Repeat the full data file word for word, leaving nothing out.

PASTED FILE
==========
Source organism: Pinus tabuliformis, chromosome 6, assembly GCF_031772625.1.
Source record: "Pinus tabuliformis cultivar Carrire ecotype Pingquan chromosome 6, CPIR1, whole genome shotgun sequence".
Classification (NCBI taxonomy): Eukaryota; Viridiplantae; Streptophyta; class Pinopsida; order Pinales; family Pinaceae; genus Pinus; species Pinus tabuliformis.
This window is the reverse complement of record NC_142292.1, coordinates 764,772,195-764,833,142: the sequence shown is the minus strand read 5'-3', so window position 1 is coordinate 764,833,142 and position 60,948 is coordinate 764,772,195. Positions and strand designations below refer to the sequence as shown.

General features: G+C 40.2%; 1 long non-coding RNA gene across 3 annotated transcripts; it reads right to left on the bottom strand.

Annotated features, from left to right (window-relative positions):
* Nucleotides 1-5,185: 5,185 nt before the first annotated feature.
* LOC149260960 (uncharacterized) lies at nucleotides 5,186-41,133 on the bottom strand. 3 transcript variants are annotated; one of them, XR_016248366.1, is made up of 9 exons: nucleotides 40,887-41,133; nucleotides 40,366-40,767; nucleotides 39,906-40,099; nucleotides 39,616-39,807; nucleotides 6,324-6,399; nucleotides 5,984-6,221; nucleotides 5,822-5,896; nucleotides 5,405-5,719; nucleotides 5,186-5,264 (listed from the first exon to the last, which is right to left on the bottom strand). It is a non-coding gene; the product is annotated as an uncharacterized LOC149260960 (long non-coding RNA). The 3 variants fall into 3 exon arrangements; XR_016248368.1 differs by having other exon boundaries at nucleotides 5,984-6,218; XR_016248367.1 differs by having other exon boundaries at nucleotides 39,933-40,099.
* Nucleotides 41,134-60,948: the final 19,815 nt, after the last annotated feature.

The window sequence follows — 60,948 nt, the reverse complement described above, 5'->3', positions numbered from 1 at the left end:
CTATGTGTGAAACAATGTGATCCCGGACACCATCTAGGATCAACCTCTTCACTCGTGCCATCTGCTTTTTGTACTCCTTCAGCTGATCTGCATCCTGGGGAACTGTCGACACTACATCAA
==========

Source organism: Pinus tabuliformis, chromosome 6, assembly GCF_031772625.1.
Source record: "Pinus tabuliformis cultivar Carrire ecotype Pingquan chromosome 6, CPIR1, whole genome shotgun sequence".
Classification (NCBI taxonomy): Eukaryota; Viridiplantae; Streptophyta; class Pinopsida; order Pinales; family Pinaceae; genus Pinus; species Pinus tabuliformis.
This window is the reverse complement of record NC_142292.1, coordinates 764,772,195-764,833,142: the sequence shown is the minus strand read 5'-3', so window position 1 is coordinate 764,833,142 and position 60,948 is coordinate 764,772,195. Positions and strand designations below refer to the sequence as shown.

General features: G+C 40.2%; 1 long non-coding RNA gene across 3 annotated transcripts; it reads right to left on the bottom strand.

Annotated features, from left to right (window-relative positions):
* Nucleotides 1-5,185: 5,185 nt before the first annotated feature.
* LOC149260960 (uncharacterized) lies at nucleotides 5,186-41,133 on the bottom strand. 3 transcript variants are annotated; one of them, XR_016248366.1, is made up of 9 exons: nucleotides 40,887-41,133; nucleotides 40,366-40,767; nucleotides 39,906-40,099; nucleotides 39,616-39,807; nucleotides 6,324-6,399; nucleotides 5,984-6,221; nucleotides 5,822-5,896; nucleotides 5,405-5,719; nucleotides 5,186-5,264 (listed from the first exon to the last, which is right to left on the bottom strand). It is a non-coding gene; the product is annotated as an uncharacterized LOC149260960 (long non-coding RNA). The 3 variants fall into 3 exon arrangements; XR_016248368.1 differs by having other exon boundaries at nucleotides 5,984-6,218; XR_016248367.1 differs by having other exon boundaries at nucleotides 39,933-40,099.
* Nucleotides 41,134-60,948: the final 19,815 nt, after the last annotated feature.

The window sequence follows — 60,948 nt, the reverse complement described above, 5'->3', positions numbered from 1 at the left end:
CTATGTGTGAAACAATGTGATCCCGGACACCATCTAGGATCAACCTCTTCACTCGTGCCATCTGCTTTTTGTACTCCTTCAGCTGATCTGCATCCTGGGGAACTGTCGACACTACATCAA